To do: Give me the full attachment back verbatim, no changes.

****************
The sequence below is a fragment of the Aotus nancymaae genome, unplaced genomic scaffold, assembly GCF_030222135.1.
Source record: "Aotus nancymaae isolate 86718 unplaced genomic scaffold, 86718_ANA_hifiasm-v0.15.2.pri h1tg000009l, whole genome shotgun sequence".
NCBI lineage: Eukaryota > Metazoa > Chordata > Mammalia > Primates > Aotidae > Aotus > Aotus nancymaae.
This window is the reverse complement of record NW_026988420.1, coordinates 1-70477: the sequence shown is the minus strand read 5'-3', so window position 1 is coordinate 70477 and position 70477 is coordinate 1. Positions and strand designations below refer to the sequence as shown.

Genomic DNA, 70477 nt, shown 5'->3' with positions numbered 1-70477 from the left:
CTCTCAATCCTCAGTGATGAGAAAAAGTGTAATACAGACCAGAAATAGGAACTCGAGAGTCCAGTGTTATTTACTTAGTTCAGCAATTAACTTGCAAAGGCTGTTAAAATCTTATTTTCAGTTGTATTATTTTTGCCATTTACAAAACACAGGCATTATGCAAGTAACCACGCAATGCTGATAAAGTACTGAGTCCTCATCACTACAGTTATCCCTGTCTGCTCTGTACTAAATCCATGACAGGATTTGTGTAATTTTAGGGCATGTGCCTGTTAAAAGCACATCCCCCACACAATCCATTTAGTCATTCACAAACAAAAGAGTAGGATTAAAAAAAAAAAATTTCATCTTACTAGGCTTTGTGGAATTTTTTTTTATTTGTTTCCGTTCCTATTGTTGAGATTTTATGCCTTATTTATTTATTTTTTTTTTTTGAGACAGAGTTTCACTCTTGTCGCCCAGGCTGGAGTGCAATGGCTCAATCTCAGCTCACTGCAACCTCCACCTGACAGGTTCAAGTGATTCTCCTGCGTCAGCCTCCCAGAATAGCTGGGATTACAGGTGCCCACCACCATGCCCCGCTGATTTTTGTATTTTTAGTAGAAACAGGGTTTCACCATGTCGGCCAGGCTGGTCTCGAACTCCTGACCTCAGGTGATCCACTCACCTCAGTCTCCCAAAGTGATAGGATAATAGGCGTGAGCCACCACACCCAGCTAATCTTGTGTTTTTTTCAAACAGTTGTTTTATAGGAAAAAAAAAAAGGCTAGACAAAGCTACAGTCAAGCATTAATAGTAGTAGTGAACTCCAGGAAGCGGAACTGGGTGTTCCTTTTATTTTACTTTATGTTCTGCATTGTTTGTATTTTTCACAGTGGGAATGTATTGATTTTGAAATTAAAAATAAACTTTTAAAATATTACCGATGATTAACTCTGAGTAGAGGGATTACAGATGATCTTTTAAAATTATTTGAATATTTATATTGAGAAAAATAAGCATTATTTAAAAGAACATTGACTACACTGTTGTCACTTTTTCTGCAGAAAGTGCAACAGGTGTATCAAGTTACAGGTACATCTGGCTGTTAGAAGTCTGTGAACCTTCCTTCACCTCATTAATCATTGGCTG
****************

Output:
The sequence below is a fragment of the Aotus nancymaae genome, unplaced genomic scaffold, assembly GCF_030222135.1.
Source record: "Aotus nancymaae isolate 86718 unplaced genomic scaffold, 86718_ANA_hifiasm-v0.15.2.pri h1tg000009l, whole genome shotgun sequence".
NCBI lineage: Eukaryota > Metazoa > Chordata > Mammalia > Primates > Aotidae > Aotus > Aotus nancymaae.
This window is the reverse complement of record NW_026988420.1, coordinates 1-70477: the sequence shown is the minus strand read 5'-3', so window position 1 is coordinate 70477 and position 70477 is coordinate 1. Positions and strand designations below refer to the sequence as shown.

Genomic DNA, 70477 nt, shown 5'->3' with positions numbered 1-70477 from the left:
CTCTCAATCCTCAGTGATGAGAAAAAGTGTAATACAGACCAGAAATAGGAACTCGAGAGTCCAGTGTTATTTACTTAGTTCAGCAATTAACTTGCAAAGGCTGTTAAAATCTTATTTTCAGTTGTATTATTTTTGCCATTTACAAAACACAGGCATTATGCAAGTAACCACGCAATGCTGATAAAGTACTGAGTCCTCATCACTACAGTTATCCCTGTCTGCTCTGTACTAAATCCATGACAGGATTTGTGTAATTTTAGGGCATGTGCCTGTTAAAAGCACATCCCCCACACAATCCATTTAGTCATTCACAAACAAAAGAGTAGGATTAAAAAAAAAAAATTTCATCTTACTAGGCTTTGTGGAATTTTTTTTTATTTGTTTCCGTTCCTATTGTTGAGATTTTATGCCTTATTTATTTATTTTTTTTTTTTGAGACAGAGTTTCACTCTTGTCGCCCAGGCTGGAGTGCAATGGCTCAATCTCAGCTCACTGCAACCTCCACCTGACAGGTTCAAGTGATTCTCCTGCGTCAGCCTCCCAGAATAGCTGGGATTACAGGTGCCCACCACCATGCCCCGCTGATTTTTGTATTTTTAGTAGAAACAGGGTTTCACCATGTCGGCCAGGCTGGTCTCGAACTCCTGACCTCAGGTGATCCACTCACCTCAGTCTCCCAAAGTGATAGGATAATAGGCGTGAGCCACCACACCCAGCTAATCTTGTGTTTTTTTCAAACAGTTGTTTTATAGGAAAAAAAAAAAGGCTAGACAAAGCTACAGTCAAGCATTAATAGTAGTAGTGAACTCCAGGAAGCGGAACTGGGTGTTCCTTTTATTTTACTTTATGTTCTGCATTGTTTGTATTTTTCACAGTGGGAATGTATTGATTTTGAAATTAAAAATAAACTTTTAAAATATTACCGATGATTAACTCTGAGTAGAGGGATTACAGATGATCTTTTAAAATTATTTGAATATTTATATTGAGAAAAATAAGCATTATTTAAAAGAACATTGACTACACTGTTGTCACTTTTTCTGCAGAAAGTGCAACAGGTGTATCAAGTTACAGGTACATCTGGCTGTTAGAAGTCTGTGAACCTTCCTTCACCTCATTAATCATTGGCTG